No Charges Will Be Filed In Minneapolis Police Shooting Death Of Thurman Blevins

Bodycam footage released Sunday night appears to show the 31-year-old black man with a gun in his hand.

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Minneapolis Police Department

Two Minneapolis police officers will not face charges for the fatal shooting of a 31-year-old black man in June, the county's attorney announced Monday, amid protests.

"When Mr. Blevins fled from the officers with a loaded handgun, refused to follow their commands for him to stop and show his hands, and then took the gun out of his pocket and turned toward the officers, Mr. Blevins presented a danger to the lives of Officer Schmidt and Officer Kelly," Hennepin County Attorney Mike Freeman said in a statement on Monday.

Freeman was interrupted by protesters during his announcement, who shouted, "It was murder!"

At one point an unidentified man took the podium after Freeman hastily left, saying, "We're here looking for justice and we're tired of watching these snuff movies by the Minneapolis Police Department."

"Black people are tired of being hunted down like deer!" Protesters take over press conference by Hennepin County Attorney Mike Freeman on fatal police shooting of Thurman Blevins in Minneapolis.

Bodycam footage of the incident was released Sunday from cameras worn by both officers, identified as Ryan Kelly and Justin Schmidt.

The officers were originally responding to a 911 call on June 23 about a man with a gun who was firing into the air. When the two police officers approached the man, who was identified as Thurman Blevins, he ran, and the officers chased after him.

"He's got a gun!" one officer said as Blevins began to flee. "Put your hands up! I will fucking shoot you!" an officer can be heard shouting as they continue to chase Blevins.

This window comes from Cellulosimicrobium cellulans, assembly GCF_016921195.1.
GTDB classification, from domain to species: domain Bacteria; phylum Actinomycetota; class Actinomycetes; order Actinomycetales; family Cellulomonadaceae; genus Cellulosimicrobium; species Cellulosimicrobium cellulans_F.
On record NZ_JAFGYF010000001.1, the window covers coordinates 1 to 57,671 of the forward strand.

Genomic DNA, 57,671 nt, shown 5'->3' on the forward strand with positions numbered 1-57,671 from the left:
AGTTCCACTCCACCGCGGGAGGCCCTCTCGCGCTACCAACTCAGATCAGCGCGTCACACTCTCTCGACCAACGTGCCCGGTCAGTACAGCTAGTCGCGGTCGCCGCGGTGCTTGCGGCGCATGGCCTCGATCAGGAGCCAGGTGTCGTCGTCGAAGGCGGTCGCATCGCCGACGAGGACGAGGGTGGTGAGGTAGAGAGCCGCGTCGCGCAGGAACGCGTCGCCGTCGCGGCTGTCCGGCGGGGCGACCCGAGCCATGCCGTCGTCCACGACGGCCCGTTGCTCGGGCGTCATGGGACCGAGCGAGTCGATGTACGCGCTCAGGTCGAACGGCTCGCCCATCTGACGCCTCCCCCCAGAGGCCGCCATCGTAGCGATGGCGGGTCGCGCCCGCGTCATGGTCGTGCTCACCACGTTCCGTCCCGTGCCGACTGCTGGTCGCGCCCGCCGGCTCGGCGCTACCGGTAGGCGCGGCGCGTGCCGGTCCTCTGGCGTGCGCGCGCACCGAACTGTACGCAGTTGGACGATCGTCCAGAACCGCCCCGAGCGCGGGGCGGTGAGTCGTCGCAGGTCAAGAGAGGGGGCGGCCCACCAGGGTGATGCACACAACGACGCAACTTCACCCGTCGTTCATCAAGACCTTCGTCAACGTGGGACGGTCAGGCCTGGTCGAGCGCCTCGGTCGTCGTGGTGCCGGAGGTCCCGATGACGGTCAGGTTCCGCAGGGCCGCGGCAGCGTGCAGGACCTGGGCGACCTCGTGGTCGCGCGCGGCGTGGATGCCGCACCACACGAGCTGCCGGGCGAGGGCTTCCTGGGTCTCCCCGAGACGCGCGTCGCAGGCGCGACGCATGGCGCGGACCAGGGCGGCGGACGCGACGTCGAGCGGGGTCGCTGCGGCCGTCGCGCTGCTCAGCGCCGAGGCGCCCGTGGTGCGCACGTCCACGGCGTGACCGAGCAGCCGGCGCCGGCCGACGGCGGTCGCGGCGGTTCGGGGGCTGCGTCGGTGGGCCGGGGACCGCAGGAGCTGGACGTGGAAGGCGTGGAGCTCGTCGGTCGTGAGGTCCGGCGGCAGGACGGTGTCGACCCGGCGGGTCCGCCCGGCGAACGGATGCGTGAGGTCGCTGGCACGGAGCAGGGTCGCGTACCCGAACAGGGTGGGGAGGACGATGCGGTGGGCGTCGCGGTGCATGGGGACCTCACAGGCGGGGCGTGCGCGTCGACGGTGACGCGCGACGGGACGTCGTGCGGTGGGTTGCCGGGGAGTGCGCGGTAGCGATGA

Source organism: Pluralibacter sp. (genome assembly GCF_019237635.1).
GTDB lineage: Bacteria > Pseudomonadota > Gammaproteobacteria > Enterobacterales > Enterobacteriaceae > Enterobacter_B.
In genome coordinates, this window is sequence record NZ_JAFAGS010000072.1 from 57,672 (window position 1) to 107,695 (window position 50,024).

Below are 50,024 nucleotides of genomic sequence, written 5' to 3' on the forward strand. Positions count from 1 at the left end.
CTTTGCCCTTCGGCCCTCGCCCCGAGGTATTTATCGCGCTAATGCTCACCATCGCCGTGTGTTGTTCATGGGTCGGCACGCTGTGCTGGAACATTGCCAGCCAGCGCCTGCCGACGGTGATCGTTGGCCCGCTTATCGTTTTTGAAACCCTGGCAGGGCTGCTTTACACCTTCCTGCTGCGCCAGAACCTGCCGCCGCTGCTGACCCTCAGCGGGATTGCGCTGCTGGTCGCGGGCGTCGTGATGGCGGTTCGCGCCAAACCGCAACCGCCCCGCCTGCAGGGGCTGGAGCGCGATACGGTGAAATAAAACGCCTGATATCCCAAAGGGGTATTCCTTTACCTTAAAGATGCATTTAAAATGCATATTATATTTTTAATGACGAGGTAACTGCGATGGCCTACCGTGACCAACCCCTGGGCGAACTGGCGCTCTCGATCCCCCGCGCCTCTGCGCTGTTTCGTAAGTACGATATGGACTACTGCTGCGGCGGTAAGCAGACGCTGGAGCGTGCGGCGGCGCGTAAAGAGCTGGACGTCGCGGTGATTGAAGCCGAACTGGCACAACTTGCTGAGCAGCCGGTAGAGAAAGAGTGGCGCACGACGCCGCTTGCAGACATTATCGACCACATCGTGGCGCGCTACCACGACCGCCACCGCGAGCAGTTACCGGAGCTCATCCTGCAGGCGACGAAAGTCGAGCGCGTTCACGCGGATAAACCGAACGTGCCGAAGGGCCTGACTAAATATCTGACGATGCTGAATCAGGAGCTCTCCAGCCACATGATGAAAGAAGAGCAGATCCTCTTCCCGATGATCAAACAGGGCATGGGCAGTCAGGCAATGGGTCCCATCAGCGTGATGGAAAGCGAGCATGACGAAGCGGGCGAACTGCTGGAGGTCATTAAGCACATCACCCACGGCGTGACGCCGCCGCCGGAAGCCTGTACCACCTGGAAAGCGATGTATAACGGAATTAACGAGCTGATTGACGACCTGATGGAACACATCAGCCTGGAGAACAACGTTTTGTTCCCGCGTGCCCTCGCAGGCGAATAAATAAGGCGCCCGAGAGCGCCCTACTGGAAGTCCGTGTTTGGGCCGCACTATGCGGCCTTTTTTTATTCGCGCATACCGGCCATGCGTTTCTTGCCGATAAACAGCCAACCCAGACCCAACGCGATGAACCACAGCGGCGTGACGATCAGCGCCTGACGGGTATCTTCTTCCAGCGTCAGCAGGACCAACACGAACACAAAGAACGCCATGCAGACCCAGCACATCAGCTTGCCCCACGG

Blevins then ran down an alley where he could be heard shouting, "Please don't shoot me" and "Leave me alone."

The video, which had been slowed down at certain segments, shows what appears to be a gun in Blevins' right hand, immediately before the police officers open fire.

One video was released in its entirety and the other videos were "stabilized and analyzed" by the National Center for Audio and Video Forensics in Beverly Hills, California.

After the bodycam footage was released Sunday, Minneapolis Mayor Jacob Frey said, "Regardless of the facts and circumstances that took place on the afternoon of June 23 ... let us all recognize one conclusion: A life was lost, and that, in and of itself, is a tragedy."

Frey added, "I did not experience the pain of inequities that continue to exist in areas well beyond policing and public safety. But we all need to understand that this pain is felt acutely by people of color. That must be acknowledged."

Both officers Kelly and Schmidt served in the military and had been in the police force since 2013 and 2014, respectively, according to personnel files reviewed by the Associated Press.

Fatal shootings in Minneapolis by police in the last few years have angered many in the community and have raised questions about the department's use of deadly force.

In July 2017 an Australian woman who taught yoga and meditation was fatally shot by a police officer who did not have his body camera turned on. In June of that same year, Philando Castile was shot by a Minnesota police officer as his girlfriend, Diamond Reynolds, recorded the incident on Facebook Live. Widespread protests erupted across Minneapolis in 2015 after Jamar Clark was shot and killed after officers were called to his house for a report of an assault.

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